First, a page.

One of the frustrations of doing VHF on the cheap is getting enough gain to make your low-power signal loud (or simply being heard) at the other end. I had a couple of options with my 6-element WA5VJB “cheap Yagi” on 2 meters:
- Increase the height of the antenna. This is impractical at the present QTH without installing a tower. Actually, the tower would have been possible but I wasn’t ready shoot first and ask questions later with it. Nor was I ready to have my folks spring some Rohn 25G out of storage in their garage for the trip here when I had the opportunity (a truck bringing some furniture from them).
- Run lower-loss cable. I have regular old RG-8 (PE dielectric) running up to the antenna. It’s only about a 50-ft run. So, I’d be hard-pressed to do a lot better. I did figure out how to recycle improperly-installed N-connectors for LMR-600 from a dumpster-diving excursion. Although I have twenty-some connectors, I haven’t yet secured any scraps of LMR-600 to use. This is a future consideration. At $1.50/ft, LMR-600 would still cost $75. No deal.
- Stack multiple 6-element antennas. This is actually a good idea that I’m keeping in the back of my head for the future. It would be nice to do something like this. Maybe some day.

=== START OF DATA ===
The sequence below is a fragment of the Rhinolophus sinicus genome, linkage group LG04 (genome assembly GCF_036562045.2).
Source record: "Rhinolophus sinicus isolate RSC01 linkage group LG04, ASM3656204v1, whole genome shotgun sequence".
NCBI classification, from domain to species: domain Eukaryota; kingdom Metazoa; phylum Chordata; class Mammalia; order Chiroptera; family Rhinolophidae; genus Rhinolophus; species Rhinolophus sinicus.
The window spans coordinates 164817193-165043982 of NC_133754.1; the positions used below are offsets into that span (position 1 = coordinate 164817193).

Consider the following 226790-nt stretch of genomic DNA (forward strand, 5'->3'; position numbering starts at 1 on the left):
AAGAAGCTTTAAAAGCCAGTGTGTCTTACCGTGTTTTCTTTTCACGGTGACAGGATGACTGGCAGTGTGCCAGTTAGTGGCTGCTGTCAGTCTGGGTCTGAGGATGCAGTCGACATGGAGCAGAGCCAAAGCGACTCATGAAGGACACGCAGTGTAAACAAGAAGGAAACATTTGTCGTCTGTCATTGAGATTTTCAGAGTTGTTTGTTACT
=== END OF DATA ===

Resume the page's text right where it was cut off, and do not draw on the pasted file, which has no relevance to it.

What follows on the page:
- Launch a rocket to do a chemical release whenever/wherever I needed a sporadic-E layer. Unfortunately, you can’t launch rockets over land. (Update: I was reminded later that this is not 100% correct.) Furthermore, at a megabuck per shot, it’s not cost-effective.
- Dispense with the 6-element design and go for something bigger.
I elected option #5.
The first step was to consider suitable designs. I tried scaling the 11-element 432-MHz cheap Yagi to 144-MHz. Fail. A NEC model showed that the pattern stunk and the input impedance was pretty far from 50 ohms. Knowing that W5UN had built an array of wood-boom antennas for his EME setup, I looked into readily-designed options.
The ARRL Handbook (1993 edition for reference) and ARRL Antenna book (18th edition) have the K1FO optimized Yagi designs in them. This antenna has been around for a number of years (clearly) and is available commercially from Directive Systems. It seemed like a relatively good choice. So, I moved forward with it…